In the older testament elders were associated with Moses as well.  Moses had led the people of Israel out of slavery in Egypt , on towards the glory of the Promised Land.  But between slavery and Promised Land there was wilderness.  At first the Israelites didn’t mind the wilderness.  (What’s a little hardship after the insults of slavery?)         Little by little, however, the wilderness became insufferable.  The people began to weep and cry out, “O that we had meat to eat. We remember the fish we had in Egypt , the cucumbers, the melons, the leeks, the onions and the garlic.”         Moses put up with their petulance, carping and short-sightedness for as long as he could. Then he cried out to God, “I am not able to carry all this people alone; the burden is too heavy for me.” Moses was then instructed to gather together 70 elders and bring them to the “tent of meeting” (the church sanctuary).  Listen to what God says to Moses in this old, old story.   “I will come down and talk with you there.  And I will take some of the spirit that is upon you (Moses) and put it upon them (the elders). And they shall bear the burden of the people with you, that you may not bear it alone.”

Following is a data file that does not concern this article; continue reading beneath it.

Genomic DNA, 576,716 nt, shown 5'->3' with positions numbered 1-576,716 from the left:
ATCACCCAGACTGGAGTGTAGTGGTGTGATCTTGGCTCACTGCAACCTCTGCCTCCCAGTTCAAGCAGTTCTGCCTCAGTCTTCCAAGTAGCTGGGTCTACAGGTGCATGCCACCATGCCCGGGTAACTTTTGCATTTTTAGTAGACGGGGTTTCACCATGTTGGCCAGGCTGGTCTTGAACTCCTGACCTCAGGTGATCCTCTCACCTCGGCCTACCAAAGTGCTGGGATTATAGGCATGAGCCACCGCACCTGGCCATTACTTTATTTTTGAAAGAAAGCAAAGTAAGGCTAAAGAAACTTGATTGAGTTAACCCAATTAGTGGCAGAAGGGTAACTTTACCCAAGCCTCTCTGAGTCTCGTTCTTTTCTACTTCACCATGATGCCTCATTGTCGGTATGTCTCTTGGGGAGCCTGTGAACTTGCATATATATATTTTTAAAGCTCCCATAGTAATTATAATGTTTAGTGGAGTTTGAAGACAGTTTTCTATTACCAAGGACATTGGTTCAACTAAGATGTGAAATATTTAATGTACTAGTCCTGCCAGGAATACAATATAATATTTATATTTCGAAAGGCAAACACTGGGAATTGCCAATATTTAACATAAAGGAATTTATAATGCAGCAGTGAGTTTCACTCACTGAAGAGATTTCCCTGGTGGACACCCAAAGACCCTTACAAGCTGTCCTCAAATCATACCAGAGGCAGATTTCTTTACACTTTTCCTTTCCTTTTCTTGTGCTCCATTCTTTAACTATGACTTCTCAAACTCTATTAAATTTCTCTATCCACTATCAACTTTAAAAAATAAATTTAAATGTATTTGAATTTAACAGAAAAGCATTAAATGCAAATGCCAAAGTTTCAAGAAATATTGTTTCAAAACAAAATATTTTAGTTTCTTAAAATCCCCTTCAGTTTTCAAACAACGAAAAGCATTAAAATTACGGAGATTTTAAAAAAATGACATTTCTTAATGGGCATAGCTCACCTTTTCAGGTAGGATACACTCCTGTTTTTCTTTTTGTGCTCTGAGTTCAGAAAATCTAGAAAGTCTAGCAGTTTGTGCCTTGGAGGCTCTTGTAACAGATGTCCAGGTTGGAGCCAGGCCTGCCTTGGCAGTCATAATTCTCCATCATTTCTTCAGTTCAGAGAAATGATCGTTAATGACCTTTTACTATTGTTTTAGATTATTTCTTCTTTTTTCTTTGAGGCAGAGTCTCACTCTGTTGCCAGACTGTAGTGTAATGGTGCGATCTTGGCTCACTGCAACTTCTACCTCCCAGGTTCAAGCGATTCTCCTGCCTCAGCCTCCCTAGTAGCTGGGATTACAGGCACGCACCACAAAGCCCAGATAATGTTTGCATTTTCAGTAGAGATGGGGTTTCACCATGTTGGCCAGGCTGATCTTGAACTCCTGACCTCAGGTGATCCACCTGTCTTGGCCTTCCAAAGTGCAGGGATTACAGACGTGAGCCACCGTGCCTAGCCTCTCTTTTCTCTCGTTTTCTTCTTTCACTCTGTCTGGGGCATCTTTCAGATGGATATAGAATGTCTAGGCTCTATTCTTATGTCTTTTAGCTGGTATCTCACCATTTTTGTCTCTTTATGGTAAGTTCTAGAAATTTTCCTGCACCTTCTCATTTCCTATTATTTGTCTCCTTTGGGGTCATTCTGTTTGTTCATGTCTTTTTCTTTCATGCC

In a word, elders are those who lead in times of conflict, govern in times of peace, support the congregation in its griefs and grievances, and ease the burden of the minister. Elders are deliverers who save the congregation from anything which impedes its work and witness as the people of God.